Sunday, 28 February 2016

A Pinoy @ The Movies: Spotlight

When I was in high school, a properly dressed man, who I thought was in his 50's, came over to the house. He said he was a former priest who got excommunicated by the Catholic Church because he 'had a wife and a son'. I guess he must have fathered a child first before being excommunicated. And I also guess he must have married the woman after having been freed from his vow of chastity. 

He came to the house to ask for financial help from the family and ended up meeting Lola Tinay, the matriarch, who happened to be at the living room at that time with my sister, who was a toddler then. Lola Tinay (lola is Filipino word of grandma) was trailed by my baby sister, who was in turn being trailed by her babysitter. And I trailed the three of them.

The ex-priest spoke very good English and he even politely addressed Lola Tinay as 'madam'. Listening to him, I realized that this was a highly educated man and I felt that his story was probably true. But unfortunately for him, during those years, Lola Tinay was already suffering moments of senility and I told him that. He then realized his words of plea were simply falling into deaf ears, so to speak. Lola Tinay hardly attended to him and, other than me, he probably thought talking to the yaya wasn't a good idea either. He left the house unsuccessful. 

Spotlight is a movie about how The Boston Globe newspaper broke out the story about the sex abuse perpetrated by Catholic priests around the Boston area. That's why, as I was watching the movie, the story of that ex-priest asking for help from Lola Tinay rewound in my mind.

Spotlight is one of the best films of the year, and is nominated for a Best Picture Oscar. Michael Keaton plays the head of the Spotlight investigative team. Here, he has no Birdman delusions, but leads his team of investigative journalists.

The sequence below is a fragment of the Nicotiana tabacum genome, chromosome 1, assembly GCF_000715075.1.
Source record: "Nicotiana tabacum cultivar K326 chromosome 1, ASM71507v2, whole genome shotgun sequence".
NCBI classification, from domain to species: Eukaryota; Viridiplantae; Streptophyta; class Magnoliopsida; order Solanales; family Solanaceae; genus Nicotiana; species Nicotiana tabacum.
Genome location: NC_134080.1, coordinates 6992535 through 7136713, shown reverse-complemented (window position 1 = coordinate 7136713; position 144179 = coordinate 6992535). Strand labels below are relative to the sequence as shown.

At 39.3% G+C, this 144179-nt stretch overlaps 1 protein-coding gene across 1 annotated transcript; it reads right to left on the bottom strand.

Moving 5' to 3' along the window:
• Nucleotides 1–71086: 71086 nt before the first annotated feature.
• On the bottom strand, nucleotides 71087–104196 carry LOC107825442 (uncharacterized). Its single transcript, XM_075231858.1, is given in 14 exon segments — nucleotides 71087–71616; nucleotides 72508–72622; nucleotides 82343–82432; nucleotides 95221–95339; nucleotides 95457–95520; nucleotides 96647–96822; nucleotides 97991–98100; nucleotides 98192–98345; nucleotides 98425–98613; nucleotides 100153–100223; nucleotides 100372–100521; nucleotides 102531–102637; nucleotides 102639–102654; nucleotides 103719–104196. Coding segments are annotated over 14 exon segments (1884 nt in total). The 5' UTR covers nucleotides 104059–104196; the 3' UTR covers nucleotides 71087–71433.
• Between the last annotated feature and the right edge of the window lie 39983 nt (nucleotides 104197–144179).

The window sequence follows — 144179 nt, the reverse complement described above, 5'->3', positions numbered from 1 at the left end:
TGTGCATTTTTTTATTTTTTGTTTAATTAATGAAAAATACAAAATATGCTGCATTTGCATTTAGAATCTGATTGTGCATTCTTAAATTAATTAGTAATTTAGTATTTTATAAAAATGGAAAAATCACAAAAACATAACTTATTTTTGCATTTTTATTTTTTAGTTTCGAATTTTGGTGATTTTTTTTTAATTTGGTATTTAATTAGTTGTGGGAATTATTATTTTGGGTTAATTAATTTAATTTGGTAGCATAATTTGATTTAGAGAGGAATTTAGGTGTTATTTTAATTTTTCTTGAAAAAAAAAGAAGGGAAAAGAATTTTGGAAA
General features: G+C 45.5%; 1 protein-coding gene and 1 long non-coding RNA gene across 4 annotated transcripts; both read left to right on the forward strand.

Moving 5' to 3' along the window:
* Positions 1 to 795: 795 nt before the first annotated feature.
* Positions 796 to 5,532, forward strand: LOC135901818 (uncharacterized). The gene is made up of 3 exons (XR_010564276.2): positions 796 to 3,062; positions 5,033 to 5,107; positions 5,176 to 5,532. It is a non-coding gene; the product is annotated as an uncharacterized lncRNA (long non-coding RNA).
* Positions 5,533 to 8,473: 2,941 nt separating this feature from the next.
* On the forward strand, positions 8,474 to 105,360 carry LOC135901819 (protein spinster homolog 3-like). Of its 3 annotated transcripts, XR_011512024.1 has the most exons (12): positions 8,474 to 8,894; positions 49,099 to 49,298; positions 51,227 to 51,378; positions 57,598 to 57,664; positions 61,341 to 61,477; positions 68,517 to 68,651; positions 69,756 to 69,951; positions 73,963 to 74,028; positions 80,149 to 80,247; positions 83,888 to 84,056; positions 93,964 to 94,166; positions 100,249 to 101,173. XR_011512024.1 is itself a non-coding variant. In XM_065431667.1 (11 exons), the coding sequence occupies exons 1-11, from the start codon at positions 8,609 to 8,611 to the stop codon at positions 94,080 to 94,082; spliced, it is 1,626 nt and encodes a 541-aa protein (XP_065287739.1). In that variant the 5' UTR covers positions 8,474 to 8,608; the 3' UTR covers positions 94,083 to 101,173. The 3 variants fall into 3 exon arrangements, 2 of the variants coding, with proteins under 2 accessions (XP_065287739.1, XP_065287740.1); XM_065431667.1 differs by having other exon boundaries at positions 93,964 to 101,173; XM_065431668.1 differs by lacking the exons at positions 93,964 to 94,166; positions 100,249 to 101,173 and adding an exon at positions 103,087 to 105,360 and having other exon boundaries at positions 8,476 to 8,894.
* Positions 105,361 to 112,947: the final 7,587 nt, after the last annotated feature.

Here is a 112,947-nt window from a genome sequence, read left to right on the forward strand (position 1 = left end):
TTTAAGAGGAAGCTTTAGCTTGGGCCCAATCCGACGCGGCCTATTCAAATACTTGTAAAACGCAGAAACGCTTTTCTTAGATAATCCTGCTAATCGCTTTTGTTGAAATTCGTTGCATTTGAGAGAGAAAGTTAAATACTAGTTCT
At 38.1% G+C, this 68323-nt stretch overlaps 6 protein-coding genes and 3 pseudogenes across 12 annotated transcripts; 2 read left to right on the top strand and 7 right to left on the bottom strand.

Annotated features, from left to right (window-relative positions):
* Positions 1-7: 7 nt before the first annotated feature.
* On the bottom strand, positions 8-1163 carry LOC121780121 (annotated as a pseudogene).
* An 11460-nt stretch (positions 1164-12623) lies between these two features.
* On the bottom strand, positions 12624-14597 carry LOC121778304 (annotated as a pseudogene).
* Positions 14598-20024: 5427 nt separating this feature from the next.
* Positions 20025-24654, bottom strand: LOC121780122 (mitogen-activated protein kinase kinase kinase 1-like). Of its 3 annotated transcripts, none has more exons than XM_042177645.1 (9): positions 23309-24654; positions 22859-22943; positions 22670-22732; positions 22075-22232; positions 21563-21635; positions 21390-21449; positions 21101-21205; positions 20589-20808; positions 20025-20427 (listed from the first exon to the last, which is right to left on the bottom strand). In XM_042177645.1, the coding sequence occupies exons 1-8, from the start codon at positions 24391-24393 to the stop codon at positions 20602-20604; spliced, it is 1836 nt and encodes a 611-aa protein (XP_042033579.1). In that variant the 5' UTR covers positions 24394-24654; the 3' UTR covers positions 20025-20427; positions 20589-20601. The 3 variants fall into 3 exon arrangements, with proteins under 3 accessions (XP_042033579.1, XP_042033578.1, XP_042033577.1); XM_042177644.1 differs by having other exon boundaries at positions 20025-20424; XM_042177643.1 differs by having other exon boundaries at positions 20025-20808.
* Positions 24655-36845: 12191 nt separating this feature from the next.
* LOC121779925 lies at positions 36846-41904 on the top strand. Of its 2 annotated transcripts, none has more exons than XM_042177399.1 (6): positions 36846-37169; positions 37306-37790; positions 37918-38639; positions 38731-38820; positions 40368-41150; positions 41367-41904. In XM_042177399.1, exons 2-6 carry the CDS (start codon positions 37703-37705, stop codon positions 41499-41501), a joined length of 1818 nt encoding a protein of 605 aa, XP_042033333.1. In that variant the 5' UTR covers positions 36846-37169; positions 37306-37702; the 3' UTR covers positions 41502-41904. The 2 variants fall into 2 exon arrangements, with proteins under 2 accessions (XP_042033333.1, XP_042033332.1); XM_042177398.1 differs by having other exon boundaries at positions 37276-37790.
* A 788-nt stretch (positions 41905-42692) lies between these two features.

Rachel McAdams and Mark Ruffalo, both members of the Spotlight team, are nominated for best supporting Oscar. Mark Ruffalo used to be Hulk in The Avengers, where he had anger management problems. Here, he only flared up once and didn't turn green. And his habit of pursing his lips in the movie earned him best supporting actor nominations.

I went to a Catholic school run by priests, and I was an altar boy when I was 9. I grew up being taught and disciplined by priests. So, when the movie reaches the scenes where the Spotlight team slowly uncovers the cover-ups of the Catholic church of the sex abuses on young boys by pedophile priests, like the rest of the audience, I, too, was angry that at least 70 priests abused their authority over the young and gratified themselves with all the prey under their care. 

At the end of the film, before the closing credits, the US cities and other parts of the world where sex abuse by Catholic priests were reported were flashed on screen. I deliberately tried to spot if there was any from the Philippines, and I saw one! 'Naval, the Philippines' it said. I wonder how many children were victimized in that city.

Aside from that ex-priest and Lola Tinay story, I also remember one involving a parish priest from my hometown. The 'story' was he was having an affair with a local businesswoman, and (forgive me, Father, for I have sinned if this was gossip!) that he was laundering the church money using her local business. During those years, her shop indeed flourished! I wonder if it was because of hard work, or if it was because of the manna from heaven. Ha-ha-ha!

The reason why it's one of the best films of the year is that the Spotlight brings you, the moviegoer, into its cat-and-mouse investigation of the sex abuse, gets you frustrated as well when the team hits a wall, and finally, also gives you a lot of satisfaction when the whole story comes to light and the abuses' cover-up is made public. But with all the recognition the Spotlight team received from the story, there remains thousands of abused and scarred lives and youthful innocence that could never be regained.   

Officials from the Vatican have watched this movie, and so should you.

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